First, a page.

The Waldorf Method
The Waldorf method was founded by Rudolf Steiner (1861-1925) based on Anthroposophy. According to Steiner, Anthroposophy is "a path of knowledge which leads the spiritual in the human being to the spiritual in the universe.” While Anthroposophy is not a religion, there is also no specific “body of teaching.”(Waldorf Family Network). “Foremost amongst his discoveries was his direct experience of the reality of the Christ, which soon took a central place in his whole teaching.”(Wilson) Individuals are to listen to their own inner nature and to their outer world. They do this through study and practical observation asking the question “What is a human being?”

The Waldorf method of education cycles through seven-year periods, it is not what is taught, but how and when that makes this approach unique. The seven-year cycles are central to the Waldorf educational method. Each cycle has its own focus and primary way a student learns. These seven-year cycles can go on through adulthood if one chooses. Also important to understand is this method approaches education in a more oral tradition, less electronics, more celebrations and festivities. Living learning is emphasized in this approach.

The Cycles (Birth-21)

Birth to 7 years

This is the first cycle in which all people go through according to the Waldorf approach. This first stage includes growing in a physical manner; there are a lot of changes going on in those first seven-years and a lot of learning too. Children in this cycle learn by the monkey see-monkey do method. That’s correct, children learn by imitating their parents and other caregivers. In order to bring them up properly they need to have the best of the best to imitate. This is also when children learn the virtue of goodness. Again, it is important to have the best examples set for them. Children learn through doing, touching, feeling a physical item in this stage. Concrete learning examples are best.

7 Years to 14 Years
During this second stage of life, children learn through using their imagination. They write and make up stories, plays, and other imaginative creations. They learn what beauty is, not how a person looks, but the inner beauty of a person, or the inherent beauty of a plant, animal, etc. Children during this stage learn through their heart. They care, they learn empathy and they explore their feelings. Setting good examples of this is just as important as in their first seven years.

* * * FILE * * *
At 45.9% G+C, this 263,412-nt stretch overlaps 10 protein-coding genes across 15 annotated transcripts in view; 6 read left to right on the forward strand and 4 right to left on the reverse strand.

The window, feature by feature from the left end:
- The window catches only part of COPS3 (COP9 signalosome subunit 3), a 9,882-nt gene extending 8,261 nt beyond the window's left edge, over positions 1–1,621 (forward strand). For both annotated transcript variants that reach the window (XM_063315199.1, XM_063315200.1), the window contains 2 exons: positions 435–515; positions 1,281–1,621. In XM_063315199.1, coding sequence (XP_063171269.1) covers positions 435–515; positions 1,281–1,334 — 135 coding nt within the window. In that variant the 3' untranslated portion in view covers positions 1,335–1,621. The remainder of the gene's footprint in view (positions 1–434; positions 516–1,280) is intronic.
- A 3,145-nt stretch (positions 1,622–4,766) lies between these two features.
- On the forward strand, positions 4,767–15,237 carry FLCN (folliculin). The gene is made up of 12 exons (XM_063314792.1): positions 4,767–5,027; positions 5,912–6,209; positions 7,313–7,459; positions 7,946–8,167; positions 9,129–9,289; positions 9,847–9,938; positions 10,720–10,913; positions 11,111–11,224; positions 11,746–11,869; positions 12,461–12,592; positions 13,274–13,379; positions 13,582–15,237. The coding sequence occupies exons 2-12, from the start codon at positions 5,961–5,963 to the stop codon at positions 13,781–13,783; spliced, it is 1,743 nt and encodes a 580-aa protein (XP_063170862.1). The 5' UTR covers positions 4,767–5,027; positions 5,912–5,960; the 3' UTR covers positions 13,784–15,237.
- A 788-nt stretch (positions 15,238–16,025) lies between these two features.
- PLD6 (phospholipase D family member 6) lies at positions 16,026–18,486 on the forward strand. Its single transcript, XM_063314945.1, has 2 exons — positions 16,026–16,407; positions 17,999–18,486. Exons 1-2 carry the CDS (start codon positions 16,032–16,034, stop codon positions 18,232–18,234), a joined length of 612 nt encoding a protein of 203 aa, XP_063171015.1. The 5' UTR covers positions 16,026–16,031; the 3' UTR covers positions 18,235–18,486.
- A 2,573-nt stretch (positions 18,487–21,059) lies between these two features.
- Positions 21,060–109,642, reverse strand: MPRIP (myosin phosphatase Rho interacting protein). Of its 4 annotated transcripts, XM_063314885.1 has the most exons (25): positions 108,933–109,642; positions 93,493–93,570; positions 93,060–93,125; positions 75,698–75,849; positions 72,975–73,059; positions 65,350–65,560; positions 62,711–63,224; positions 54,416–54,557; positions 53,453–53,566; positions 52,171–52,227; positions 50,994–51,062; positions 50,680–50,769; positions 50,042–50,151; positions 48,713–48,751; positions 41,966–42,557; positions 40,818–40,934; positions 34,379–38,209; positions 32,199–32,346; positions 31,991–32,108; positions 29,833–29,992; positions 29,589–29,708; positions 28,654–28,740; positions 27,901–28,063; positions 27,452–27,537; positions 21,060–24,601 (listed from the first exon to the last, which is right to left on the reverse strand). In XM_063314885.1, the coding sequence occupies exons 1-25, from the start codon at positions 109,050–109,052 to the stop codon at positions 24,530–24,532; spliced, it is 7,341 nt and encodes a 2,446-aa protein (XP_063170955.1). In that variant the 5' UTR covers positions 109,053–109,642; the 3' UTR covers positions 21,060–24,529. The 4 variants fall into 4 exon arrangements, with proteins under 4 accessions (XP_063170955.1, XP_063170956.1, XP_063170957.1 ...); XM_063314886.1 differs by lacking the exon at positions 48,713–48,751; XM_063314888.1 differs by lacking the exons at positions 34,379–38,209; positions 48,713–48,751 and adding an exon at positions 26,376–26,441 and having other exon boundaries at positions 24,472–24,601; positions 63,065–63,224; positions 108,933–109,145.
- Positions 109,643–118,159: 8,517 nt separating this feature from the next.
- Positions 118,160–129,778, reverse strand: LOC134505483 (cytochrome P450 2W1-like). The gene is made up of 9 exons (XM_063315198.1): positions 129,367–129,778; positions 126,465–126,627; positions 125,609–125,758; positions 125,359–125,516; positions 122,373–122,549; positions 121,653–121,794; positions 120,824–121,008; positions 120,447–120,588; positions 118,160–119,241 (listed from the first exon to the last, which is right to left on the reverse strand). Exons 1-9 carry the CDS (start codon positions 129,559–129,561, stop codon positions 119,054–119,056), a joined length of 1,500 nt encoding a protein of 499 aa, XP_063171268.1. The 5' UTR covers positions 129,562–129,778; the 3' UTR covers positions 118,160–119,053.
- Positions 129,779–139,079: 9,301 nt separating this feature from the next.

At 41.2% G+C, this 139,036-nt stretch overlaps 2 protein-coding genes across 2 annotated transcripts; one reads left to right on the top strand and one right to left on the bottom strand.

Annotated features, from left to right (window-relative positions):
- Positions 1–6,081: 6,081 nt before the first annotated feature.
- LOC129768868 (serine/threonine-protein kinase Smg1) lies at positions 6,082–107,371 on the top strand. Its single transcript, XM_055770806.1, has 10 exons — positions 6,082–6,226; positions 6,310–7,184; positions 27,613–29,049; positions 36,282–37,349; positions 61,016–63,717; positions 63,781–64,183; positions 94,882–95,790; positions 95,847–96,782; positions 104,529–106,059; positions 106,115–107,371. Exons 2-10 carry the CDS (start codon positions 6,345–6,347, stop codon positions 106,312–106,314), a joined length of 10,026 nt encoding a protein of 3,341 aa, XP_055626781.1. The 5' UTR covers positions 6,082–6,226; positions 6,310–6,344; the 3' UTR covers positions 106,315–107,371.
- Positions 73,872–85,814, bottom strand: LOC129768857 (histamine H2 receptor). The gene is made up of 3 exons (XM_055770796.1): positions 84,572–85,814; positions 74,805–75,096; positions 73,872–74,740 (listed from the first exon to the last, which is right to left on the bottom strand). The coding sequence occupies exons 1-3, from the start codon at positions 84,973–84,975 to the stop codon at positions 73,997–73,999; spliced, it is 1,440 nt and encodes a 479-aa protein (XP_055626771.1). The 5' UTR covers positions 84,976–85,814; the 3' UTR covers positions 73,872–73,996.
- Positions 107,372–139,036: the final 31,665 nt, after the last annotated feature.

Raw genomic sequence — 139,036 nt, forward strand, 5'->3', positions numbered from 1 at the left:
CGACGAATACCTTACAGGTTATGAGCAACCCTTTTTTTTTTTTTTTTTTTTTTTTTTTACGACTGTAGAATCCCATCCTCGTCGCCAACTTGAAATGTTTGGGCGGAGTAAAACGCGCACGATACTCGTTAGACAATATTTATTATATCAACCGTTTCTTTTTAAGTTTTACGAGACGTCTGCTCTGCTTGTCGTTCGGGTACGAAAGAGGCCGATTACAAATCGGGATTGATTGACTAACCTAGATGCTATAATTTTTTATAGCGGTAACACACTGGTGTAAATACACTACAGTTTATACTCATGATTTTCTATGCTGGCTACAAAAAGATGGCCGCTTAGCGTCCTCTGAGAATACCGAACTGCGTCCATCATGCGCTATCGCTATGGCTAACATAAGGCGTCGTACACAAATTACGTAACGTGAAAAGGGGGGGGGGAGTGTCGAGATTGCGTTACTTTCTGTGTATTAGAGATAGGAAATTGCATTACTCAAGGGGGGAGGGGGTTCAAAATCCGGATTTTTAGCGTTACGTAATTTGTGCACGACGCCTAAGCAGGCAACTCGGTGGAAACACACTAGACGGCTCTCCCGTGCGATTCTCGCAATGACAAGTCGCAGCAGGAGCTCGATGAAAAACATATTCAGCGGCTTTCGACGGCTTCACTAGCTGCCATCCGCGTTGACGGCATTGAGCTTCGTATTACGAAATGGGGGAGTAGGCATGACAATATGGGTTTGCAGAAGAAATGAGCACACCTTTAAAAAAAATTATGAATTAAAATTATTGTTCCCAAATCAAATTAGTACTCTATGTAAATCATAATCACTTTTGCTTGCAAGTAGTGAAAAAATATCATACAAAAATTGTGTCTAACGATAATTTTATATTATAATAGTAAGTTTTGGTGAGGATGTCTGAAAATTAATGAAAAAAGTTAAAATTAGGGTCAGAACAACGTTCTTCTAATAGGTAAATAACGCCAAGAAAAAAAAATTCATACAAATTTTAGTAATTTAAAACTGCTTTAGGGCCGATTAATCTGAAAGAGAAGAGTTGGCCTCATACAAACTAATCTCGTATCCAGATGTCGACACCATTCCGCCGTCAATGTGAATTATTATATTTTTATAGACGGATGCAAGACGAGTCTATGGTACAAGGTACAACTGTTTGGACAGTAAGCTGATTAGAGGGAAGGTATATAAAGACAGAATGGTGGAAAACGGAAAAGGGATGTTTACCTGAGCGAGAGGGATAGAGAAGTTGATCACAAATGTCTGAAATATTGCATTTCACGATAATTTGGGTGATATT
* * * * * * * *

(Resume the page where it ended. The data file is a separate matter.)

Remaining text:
14 Years to 21 Years

The teen years are spent developing their thinking skills using cognitive reasoning. Students in this age group learn how good truth is, and how to inspire, and be inspired by a person, or thing they have seen. Teens and young adults learn through their head. They read, they do, they listen, they think.

21 Years and up

As young adults reach adulthood, they continue their personal development, and transformation from a youngling to an adult. This is when they learn true moral responsibility, to listen to their intuition, and how wonderful wisdom truly is. They continue to learn, now in an integrated nature.

Further Reading:
Waldorf Education: A Family Guideby Pamela J. Fenner
The Christopherus Waldorf Curriculum Overview for Homeschoolersby Donna Simmons
The Parents' Guide to Alternatives in Education by Ronald Koetzsch Ph.D.

Steiner, Rudolf (1924). Anthroposophical Leading Thoughts
Waldorf Family Network
Wilson, Michael.
(1964) Introduction to The Philosophy of Freedom

Home Educators Resource Directory (HERD) is owned, managed, and maintained by parents passionate about giving their children the best education. The Directory’s mission is to provide resources, support, and information helpful to the diverse community of educators around the globe. Along with offering a rich store of varied resources, the Directory maintains a catalog of local and global support groups and calendars highlighting local events.

The HERD monthly newsletter keeps educators apprised of current homeschool events and supplies informational articles for both the new and experienced.
We invite you to stay informed with your own newsletter subscription, explore our many resources by visiting the Directory and check out all the information to be found on our blog.

Permission to reproduce this article granted only with the entire article, bio and all links included.